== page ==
As winter is fast setting in, it's getting easier to stick to my original, grand plan - which was to work from front to back; giving myself the time to learn the garden and get to know its nuances throughout the year. One thing I have learnt is just how sad the decimation of a Ginko tree can be and how thorough the remorse when you realise that you should have been seriously more proactive in halting the march of a very, hungry caterpillar*. On the left is the culprit and on the right is what my Ginko should look like...and I am so horrified right now...
...and this is what my Ginko does look like.
It is a hard image to publish because my shame is great and right now, my Ginko should be a towering column of gold. But in the interests of public education (ha!) and further self- flagellation, I post this as a reminder to self that there's no excuse for such a cavalier approach to the health of my garden. Ginkos are known as living fossils and some in China are over 50m tall, though mine would be pushing 5m at best. It think this small stature can be linked to a shaded, overcrowded position. I have recently snipped off a basal chi chi or lignotuber; I think the former sounds more fun which is ridiculous of me, as these shoots from the base of the plant indicates some degree of stress in the tree which is not in the least bit funny. Especially when your Ginko has barely survived the summer and now may not have absorbed enough chlorophyll to last through the winter.
You can see the leaves that have struggled valiantly against the invasion and it is not an over-exaggeration to say that perhaps only 5% of the leaves remained by the end of summer. Caterpillars have nibbled down to the stalk of each leaf, taking the fresh new growth but leaving what I imagine must be the tougher, less palatable stalks. Ginkos are meant to have extremely pest resistant bark, perhaps this makes the leaves especially tasty! For a long time, I dithered as to what could be the cause of this problem. I couldn't see any possum poo (and they do like to shit where they eat), I knew the cockatoos were busy in the Beech and I still I didn't do anything. And then one day I saw a lone caterpillar and then I did what I should have done all along, I marched up to the Nursery and started asking questions. I came home armed with a packet of Dipell, which is a bio-insecticide, meaning that is based on natural, low-toxic and organic ingredients. I am against pesticides in general and I'm not really sure how this differs (definitely a topic for me to research more fully) but I really can't take any more chances with my Ginko. It was probably too late to apply this season, but I've done it anyway and now all there is to do, is wait...and do it all over again next spring.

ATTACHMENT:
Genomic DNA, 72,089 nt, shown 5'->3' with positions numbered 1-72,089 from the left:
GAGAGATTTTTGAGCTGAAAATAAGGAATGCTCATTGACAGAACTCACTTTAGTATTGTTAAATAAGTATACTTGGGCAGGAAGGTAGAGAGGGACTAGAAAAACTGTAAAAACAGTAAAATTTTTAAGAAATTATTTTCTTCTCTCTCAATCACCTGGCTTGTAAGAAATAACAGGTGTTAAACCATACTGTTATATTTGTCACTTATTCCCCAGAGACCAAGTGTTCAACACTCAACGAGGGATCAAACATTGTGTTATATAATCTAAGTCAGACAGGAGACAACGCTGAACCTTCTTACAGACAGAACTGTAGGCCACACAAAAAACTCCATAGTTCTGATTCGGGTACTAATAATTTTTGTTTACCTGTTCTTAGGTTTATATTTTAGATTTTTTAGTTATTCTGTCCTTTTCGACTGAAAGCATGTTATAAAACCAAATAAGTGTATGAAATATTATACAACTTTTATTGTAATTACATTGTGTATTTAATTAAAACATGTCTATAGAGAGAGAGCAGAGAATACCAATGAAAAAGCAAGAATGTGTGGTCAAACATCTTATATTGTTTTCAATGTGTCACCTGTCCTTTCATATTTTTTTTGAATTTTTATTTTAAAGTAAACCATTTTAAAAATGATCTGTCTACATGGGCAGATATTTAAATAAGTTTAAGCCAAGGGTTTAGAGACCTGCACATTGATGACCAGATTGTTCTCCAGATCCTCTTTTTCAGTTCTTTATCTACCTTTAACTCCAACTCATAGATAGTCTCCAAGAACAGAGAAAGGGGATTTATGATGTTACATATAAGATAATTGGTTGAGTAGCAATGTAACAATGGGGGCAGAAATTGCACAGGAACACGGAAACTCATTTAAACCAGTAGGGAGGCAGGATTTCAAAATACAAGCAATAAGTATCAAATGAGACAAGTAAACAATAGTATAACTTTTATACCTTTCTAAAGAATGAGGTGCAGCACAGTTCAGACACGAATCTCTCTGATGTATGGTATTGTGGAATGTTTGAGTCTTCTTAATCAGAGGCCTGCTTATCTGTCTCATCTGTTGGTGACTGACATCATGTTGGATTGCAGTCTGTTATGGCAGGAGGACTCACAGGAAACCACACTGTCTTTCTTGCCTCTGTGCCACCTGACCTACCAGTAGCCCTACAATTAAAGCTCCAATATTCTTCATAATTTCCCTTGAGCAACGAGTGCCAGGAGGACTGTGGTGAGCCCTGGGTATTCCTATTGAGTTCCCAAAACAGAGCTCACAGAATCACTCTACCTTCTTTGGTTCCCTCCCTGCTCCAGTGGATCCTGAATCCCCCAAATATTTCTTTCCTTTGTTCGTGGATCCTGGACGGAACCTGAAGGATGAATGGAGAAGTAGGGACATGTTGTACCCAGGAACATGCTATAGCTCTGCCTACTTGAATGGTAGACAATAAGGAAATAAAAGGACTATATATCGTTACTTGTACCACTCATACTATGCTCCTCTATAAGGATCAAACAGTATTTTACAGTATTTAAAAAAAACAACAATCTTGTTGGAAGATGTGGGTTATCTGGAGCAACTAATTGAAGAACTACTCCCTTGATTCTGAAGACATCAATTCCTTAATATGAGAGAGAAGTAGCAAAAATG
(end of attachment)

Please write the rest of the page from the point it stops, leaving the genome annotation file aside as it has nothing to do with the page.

My first encounter with a Ginko in all its glory was at Frank Lloyd Wright's Oak Park Home and Studio in Chicago, Illinois. The windy city was freezing, though it was still officially autumn and in the courtyard between the two buildings was this magnificent specimen of a prehistoric plant. When plans leave paper and the steel wool trees of the model are left behind, I think it's fascinating to see what types of natural forms architects are prepared to commit to, in their own backyards. But who knows whether Lloyd Wright picked out a Ginko in particular or whether it happened to be in situ already, he chose to leave it they regardless and this can only be because there are such striking trees. With new leaf on board, there are a luminous green - I think it's best described as kermit green, not kelly or grass but the colour of Kermit the Frog's felted body. In the autumn, they become a true golden yellow and it's hard to decide when they look best. Their leaves are a unique fan shape that lend themselves to perfect fluttering and when the leaves decide to leave, it'll happen almost overnight. For my Ginko, that will probably take the best part of 5minutes.
*With apologies to Eric Carlye, whose book(s) I do very much like.